Underscoring the design firm’s expanding commitment to sustainable design, the national architecture and interiors leader Dyer Brown has just unveiled a new, 18,000-square-foot headquarters in Boston for repeat client Sappi North America, the leading eco-conscious producer of wood fiber products.
The subsidiary of the global company known for innovations with raw and processed wood fiber, Sappi reached out to Dyer Brown to reimagine their workplace at 255 State Street — which Dyer Brown had previously designed over a decade ago. With ideas for slimming the office footprint and consolidating staff spaces to a single, highly functional floor with a flexible program, Sappi saw an opportunity to tap both Dyer Brown’s workplace design prowess and also the firm’s commitment to sustainable design.
The timing could not have been better: Dyer Brown had just completed a visionary exercise to renew and strengthen its commitment to sustainable design – part of a trio of lenses guiding all its decision-making: design first, diversity and sustainability.
Sappi asked Dyer Brown to refresh and update their HQ aesthetic to best represent its corporate culture, mission and brand image. The client also emphasized its shared interest with the design team in pursuing a healthy, environmentally sustainable and equitable outcome.
“We’re very fortunate to have the chance to work with Sappi a second time,” says Dyer Brown’s sustainable design lead, Laurel Christensen, AIA, WELL AP. “Their perspective on the importance of green design and environmental responsibility aligns perfectly with ours – in fact, we’ve learned so much working with each other.”
Cost Effective, Low Waste
With Dyer Brown project manager Schuyler Pratt coordinating efforts, the design team pursued cost-effective and low-waste strategies that also maximize visual impact on visiting clients. Focused on areas near the entry and reception zone, including meeting rooms and an employee pantry and break area, Dyer Brown introduced folding and retractable walls to subdivide rooms into collaboration spaces, combined with a mainly neutral palette with pops of brand-inspired color.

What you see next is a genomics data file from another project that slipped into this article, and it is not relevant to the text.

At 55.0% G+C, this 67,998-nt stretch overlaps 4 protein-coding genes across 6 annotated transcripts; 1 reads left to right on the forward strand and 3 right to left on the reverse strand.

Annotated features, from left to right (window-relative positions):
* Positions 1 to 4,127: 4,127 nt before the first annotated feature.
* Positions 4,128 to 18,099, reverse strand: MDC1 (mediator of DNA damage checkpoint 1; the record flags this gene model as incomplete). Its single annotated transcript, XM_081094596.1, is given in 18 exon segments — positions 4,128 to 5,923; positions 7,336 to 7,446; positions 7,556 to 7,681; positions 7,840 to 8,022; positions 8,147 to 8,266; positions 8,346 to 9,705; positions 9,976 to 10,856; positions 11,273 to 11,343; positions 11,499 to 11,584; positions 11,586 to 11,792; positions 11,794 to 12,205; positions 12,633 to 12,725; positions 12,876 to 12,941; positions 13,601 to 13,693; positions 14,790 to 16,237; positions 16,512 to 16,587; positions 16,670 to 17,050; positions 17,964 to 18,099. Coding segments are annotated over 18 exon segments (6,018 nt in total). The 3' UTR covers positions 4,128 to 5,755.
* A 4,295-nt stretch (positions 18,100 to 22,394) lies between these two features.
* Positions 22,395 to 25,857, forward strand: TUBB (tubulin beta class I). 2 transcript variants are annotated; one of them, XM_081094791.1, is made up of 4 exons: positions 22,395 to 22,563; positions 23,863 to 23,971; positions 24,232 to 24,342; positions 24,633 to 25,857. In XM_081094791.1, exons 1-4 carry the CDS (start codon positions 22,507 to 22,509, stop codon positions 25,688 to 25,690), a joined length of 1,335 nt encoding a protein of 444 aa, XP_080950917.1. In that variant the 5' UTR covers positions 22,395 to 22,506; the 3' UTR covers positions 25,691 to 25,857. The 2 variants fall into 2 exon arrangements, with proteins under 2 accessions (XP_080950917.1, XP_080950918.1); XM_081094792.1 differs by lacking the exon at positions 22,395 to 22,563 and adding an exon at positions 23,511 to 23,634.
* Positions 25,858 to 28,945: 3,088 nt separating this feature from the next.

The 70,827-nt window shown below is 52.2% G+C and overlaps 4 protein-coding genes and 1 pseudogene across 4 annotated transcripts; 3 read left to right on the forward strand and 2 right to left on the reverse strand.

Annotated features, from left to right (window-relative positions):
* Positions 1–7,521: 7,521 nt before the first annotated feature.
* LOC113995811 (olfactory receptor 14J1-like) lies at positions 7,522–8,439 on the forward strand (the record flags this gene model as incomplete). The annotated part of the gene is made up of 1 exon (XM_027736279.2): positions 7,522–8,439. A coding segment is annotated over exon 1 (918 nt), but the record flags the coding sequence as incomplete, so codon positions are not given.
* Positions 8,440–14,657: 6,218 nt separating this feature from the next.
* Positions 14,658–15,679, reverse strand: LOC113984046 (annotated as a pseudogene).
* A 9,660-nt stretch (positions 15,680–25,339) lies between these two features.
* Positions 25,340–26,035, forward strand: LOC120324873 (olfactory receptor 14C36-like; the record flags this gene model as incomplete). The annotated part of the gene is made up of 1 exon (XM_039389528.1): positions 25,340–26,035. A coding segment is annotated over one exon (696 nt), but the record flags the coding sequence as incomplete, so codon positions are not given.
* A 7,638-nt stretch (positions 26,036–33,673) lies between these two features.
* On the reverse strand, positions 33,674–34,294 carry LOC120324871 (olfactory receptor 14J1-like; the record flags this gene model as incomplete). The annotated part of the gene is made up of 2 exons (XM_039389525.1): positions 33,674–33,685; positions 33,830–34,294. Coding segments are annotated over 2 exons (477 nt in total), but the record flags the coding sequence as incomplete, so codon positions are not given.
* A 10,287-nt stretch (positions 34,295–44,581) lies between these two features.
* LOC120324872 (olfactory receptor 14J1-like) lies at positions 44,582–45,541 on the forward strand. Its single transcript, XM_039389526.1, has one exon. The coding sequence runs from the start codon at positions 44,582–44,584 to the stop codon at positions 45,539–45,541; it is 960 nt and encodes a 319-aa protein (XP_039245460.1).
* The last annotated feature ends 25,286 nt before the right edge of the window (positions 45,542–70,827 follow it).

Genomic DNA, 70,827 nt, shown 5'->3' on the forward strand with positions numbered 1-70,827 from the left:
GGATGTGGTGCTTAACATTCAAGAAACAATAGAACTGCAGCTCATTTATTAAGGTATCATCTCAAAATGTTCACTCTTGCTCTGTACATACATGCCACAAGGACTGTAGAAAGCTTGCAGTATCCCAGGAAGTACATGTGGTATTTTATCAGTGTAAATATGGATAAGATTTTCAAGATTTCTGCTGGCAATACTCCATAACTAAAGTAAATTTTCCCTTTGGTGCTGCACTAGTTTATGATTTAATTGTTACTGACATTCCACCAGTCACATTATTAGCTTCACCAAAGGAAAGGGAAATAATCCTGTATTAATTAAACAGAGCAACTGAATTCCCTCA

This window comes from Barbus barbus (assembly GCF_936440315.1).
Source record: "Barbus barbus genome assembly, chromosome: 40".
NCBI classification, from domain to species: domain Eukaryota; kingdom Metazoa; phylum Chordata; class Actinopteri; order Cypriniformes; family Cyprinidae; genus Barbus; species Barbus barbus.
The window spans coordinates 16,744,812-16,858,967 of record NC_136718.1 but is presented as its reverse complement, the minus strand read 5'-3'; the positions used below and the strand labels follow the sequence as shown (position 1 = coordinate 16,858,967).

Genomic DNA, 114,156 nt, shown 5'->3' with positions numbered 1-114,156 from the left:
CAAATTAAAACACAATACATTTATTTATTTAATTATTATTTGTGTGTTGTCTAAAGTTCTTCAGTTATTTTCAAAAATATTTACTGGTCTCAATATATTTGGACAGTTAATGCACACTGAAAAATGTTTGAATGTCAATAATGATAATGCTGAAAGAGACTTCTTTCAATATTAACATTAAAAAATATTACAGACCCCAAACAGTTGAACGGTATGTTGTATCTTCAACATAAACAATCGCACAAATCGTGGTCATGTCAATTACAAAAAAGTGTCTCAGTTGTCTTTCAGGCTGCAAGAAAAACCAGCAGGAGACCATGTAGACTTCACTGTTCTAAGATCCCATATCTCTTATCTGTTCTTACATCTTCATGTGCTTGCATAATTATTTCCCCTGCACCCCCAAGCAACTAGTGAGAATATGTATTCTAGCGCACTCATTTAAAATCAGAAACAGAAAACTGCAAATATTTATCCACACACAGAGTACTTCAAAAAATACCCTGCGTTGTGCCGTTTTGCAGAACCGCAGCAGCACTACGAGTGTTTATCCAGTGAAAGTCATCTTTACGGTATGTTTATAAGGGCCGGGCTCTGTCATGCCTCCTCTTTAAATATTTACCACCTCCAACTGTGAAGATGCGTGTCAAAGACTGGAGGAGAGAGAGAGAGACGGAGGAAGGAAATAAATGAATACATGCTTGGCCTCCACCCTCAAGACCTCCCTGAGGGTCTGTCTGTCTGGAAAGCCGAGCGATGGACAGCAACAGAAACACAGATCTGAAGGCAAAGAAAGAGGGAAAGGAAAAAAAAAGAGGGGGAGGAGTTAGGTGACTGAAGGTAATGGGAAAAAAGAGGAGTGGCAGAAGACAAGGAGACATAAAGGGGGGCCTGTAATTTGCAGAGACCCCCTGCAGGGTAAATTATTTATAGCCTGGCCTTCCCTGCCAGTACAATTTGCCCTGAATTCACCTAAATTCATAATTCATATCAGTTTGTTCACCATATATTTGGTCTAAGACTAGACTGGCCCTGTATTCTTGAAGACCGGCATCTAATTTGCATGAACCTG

At the entrance, a waiting room flanked with living moss walls creates a memorable image for Sappi’s headquarters, reinforcing its mission and culture to staff and visitors, while less visible design moves streamline workflow and reduce material and energy needs.
The design team also reused and refurbished architectural elements and furniture as much as possible, and prioritized environmentally friendly finishes, materials and fixtures from pre-evaluated manufacturers and product lines – a growing area of expertise for Dyer Brown, according to Christensen. “Our team has been leading a wide-ranging effort to completely overhaul our materials library, eliminating any products containing known human health hazards and introducing new and greener, healthier alternatives,” she says.
This firmwide effort reflects Dyer Brown’s renewed, strengthened commitment to sustainable design and practice. According to Christensen, leaders of the firm have reassessed not only their mission but also every core principle. The process led to the new trio of lenses for the firm founded over five decades ago that serve as today’s touchstone for all decision-making.
“We have always considered sustainability to be a core value, and today we view this ambition with greater focus and a broader toolset,” says Christensen. “We love working with clients who are similarly focused on green building, efficiency and occupant health goals. Now we want to aim even higher: That means pursuing more clients like Sappi who prioritize people and planet in their organizational outcomes.”

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